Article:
The routine “decode” employs the subroutine computeE, provided below:

  • 1 Routine computeE(z)
  • 2
  • 3 compute and return Ez that satisfies the two equations:
  • 4 ΔSx z =EzHx T
  • 5 ΔSy z =EzHy T
    This subroutine computes an error volume xy-slice Ez that satisfies the two matrix equations provided on lines 4 and 5 of the routine. Hx T and Hy T are obtained by transposing the parity-check matrices Hx and Hy for the systematic linear-block codes Cx and Cy used in the routine “encode,” described above. Calculating an error-volume xy-slice that satisfies the two constraint equations is a well-known mathematical problem in error-control coding and decoding, and various well-known techniques can be supplied by one ordinarily skilled in the art. This calculation involves using decoders D1 x and D1 y. From each x-line in ΔSx z , D1 x computes the respective x-line in Ez. Then, from each y-line in Ŝy z , D1 y computes the respective y-line in Ez. Referring to FIG. 4, let Ez be the xy-slice that contains the criss-cross pattern in that figure, regarding that pattern to be an error pattern. Since each x-line in E2, except x-line 402, contains at most one error, the decoder D1 x reconstructs all the entries of the y-line 404 within Ez except possibly 406, yet it may decode incorrectly x-line 402. That leaves only one corrupted x-line in E2, x-line 402, which is then corrected to D1 y.

The main body of the routine “decode” follows:

 1 Main (Decode):
 2
 3  getData( );
 4  for (z = 0; z < nz; z++)
 5  {
 6   Ŝx z = {tilde over (Γ)}z Hx T;
 7   Ŝy z = {tilde over (Γ)}z Hy T;
 8  }
 9  E = 0;
10  for (x = 0, y = 0; y < ny; y++)
11  {
12   Sx xy = Dtz( Ŝx xy );
13  }
14  for (x = 0, y = 0; x < nx; x++)
15  {
16   Sy xy = Dtz( Ŝy xy );
17  }
18
19  L = 0;
20
21  for (z = 0; z < nz; z++)
22  {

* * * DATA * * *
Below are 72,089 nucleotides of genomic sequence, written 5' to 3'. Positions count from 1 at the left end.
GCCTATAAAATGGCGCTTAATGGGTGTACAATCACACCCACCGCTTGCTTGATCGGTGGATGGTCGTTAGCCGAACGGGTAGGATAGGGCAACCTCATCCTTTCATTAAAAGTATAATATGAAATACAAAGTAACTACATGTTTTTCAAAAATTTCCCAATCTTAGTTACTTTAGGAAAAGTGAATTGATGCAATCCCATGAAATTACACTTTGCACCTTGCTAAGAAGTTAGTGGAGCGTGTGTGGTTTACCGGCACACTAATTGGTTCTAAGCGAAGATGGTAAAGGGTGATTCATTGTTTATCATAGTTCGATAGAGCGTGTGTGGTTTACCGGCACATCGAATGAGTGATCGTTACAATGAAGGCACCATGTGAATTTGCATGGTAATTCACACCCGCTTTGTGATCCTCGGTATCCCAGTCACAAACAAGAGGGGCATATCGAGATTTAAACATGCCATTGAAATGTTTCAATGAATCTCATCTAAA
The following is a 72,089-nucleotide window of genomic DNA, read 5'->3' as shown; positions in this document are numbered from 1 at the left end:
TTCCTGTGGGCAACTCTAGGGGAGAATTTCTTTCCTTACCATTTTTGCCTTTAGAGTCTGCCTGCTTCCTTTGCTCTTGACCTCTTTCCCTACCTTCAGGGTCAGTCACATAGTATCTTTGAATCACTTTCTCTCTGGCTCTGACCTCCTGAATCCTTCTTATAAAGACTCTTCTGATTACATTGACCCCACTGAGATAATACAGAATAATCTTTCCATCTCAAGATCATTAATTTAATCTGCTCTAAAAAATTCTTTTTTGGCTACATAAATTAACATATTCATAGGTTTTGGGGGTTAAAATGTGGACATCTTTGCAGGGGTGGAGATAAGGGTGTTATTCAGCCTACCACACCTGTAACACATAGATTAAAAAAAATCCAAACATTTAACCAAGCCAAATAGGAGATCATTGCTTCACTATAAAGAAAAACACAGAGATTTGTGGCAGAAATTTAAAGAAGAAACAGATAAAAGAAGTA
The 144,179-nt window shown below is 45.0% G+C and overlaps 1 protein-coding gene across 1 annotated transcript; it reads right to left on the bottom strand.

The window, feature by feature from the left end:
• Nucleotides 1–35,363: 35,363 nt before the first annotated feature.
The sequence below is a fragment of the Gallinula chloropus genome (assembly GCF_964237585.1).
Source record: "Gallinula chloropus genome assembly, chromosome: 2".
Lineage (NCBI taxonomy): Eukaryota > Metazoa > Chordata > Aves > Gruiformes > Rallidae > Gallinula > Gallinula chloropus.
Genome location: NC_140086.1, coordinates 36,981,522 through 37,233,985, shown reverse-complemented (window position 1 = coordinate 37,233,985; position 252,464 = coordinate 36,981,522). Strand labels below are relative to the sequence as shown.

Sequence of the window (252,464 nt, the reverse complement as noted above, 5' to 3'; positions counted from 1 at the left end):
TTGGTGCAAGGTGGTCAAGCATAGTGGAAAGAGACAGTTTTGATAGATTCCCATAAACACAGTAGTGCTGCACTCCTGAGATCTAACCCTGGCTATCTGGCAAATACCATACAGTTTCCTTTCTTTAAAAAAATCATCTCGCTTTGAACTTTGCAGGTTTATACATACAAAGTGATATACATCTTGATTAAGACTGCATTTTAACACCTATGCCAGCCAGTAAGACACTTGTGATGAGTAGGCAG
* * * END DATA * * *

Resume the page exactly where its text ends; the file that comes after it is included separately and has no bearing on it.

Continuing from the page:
23   if ( Sy z ≠ Ŝy z ∥ Sx z ≠ Ŝx z ) L += z;
24  }
25  if (L.size( ) == 0)
26  {
27   Σ = 0;
28   for (z = 0; z < nz; z++)
29   {
30    Σ += {tilde over (Γ)}z
31   }
32   if (Σ ≠ 0)
33   {
34    if (t == 1)
35    {
36     error( );
37     return;
38    }
39    for (x = 1; x < rx; x++)
40     for (y = 1; y < ry; y++)
41     {
42      if ( D1′z ( Ŝy xy ) ≠ Ŝy xy ∥ D1′z ( Ŝx xy ) ≠ Ŝx xy ) L += z;
43     }
44    if (L.size( ) ≠ 1)
45    {
46     error( );
47     return;
48    }
49   }
50   else
51   {
52    output({tilde over (Γ)});
53    return;
54   }
55  }
56  if (L.size( ) == 1)
57  {
58   for (z = 0; z < nz; z++) EL.getFirst( ) += {tilde over (Γ)}z;
59   output({tilde over (Γ)} − E);
60  }
61  else if (L.size( ) > 1 && L.size( ) <= t)
62  {
63   for (x = 1; x < rx; x++)
64    for (y = 0; y < ny; y++)
65    {
66     Sx xy = Dt′z ( Ŝx xy , L);
67    }
68   for (y = 1; y < ry; y++)
69    for (x = 0; x < nx; x++)
70    {
71     Sy xy = Dt′z y xy , L);
72    }
73   ΔSx = Ŝx − Sx;
74   ΔSy = Ŝy − Sy;
75   z = L.getFirst( );
76   do
77   {
78     computeE(z);
79   }
80   while (z = L.getNext( ));
81   output({tilde over (Γ)} − E);
82  }
83  else error( );
84  return;

First, on line 3, above, the received or retrieved encoded information is obtained and placed into the 3-dimensional data-storage volume {tilde over (Γ)}, via a call to the routine getData. Next, in the for-loop of lines 4–8, the two initial syndrome volumes Ŝx z and Ŝy z are computed by matrix multiplication of successive xy-slices within the 3-dimensional data-storage volume {tilde over (Γ)} by the transposes of the parity-check matrices Hx and Hy for the systematic linear-block codes Cx and Cy used in the routine “encode,” described above. FIG. 26 illustrates computation of the syndrome volume Ŝx. Each xy-slice, such as xy-slice 2602, in 3-dimensional data-storage volume {tilde over (Γ)} 2604, is multiplied by the nx by rx transpose of the parity-check matrix Hx for code Cx 2606 to produce an ny by rx xy-slice 2608 within the syndrome volume Ŝx 2610. FIG. 27 illustrates, in a fashion similar to 26, computation of the syndrome volume Ŝy.

On line 9, the error volume E is set to contain value “0” in all data-storage units. Then, secondary syndrome volumes are computed from the initial syndrome volumes by applying a decoder to vectors within the initial syndrome volumes. In the for-loop of lines 10–13, z-lines for the syndrome volume Sx are computed by decoding corresponding z-lines from the syndrome volume Ŝx. Similarly, z-lines of the syndrome volume Ŝy are computed by decoding corresponding z-lines of the syndrome volume Ŝy in the for-loop of lines 14–17. On line 19, the set L is initialized to contain no z-coordinates. Next, in the for-loop of lines 21–24, each xy-slice within the syndrome volumes Sx and Sy is examined to detect corrupted xy-slices, and each detection of a corrupted xy-slice with a z-axis coordinate z results in placing that z-axis coordinate z into the set L. The number of plane-corruption errors can be determined based on the number of z-axis coordinates placed into the set L.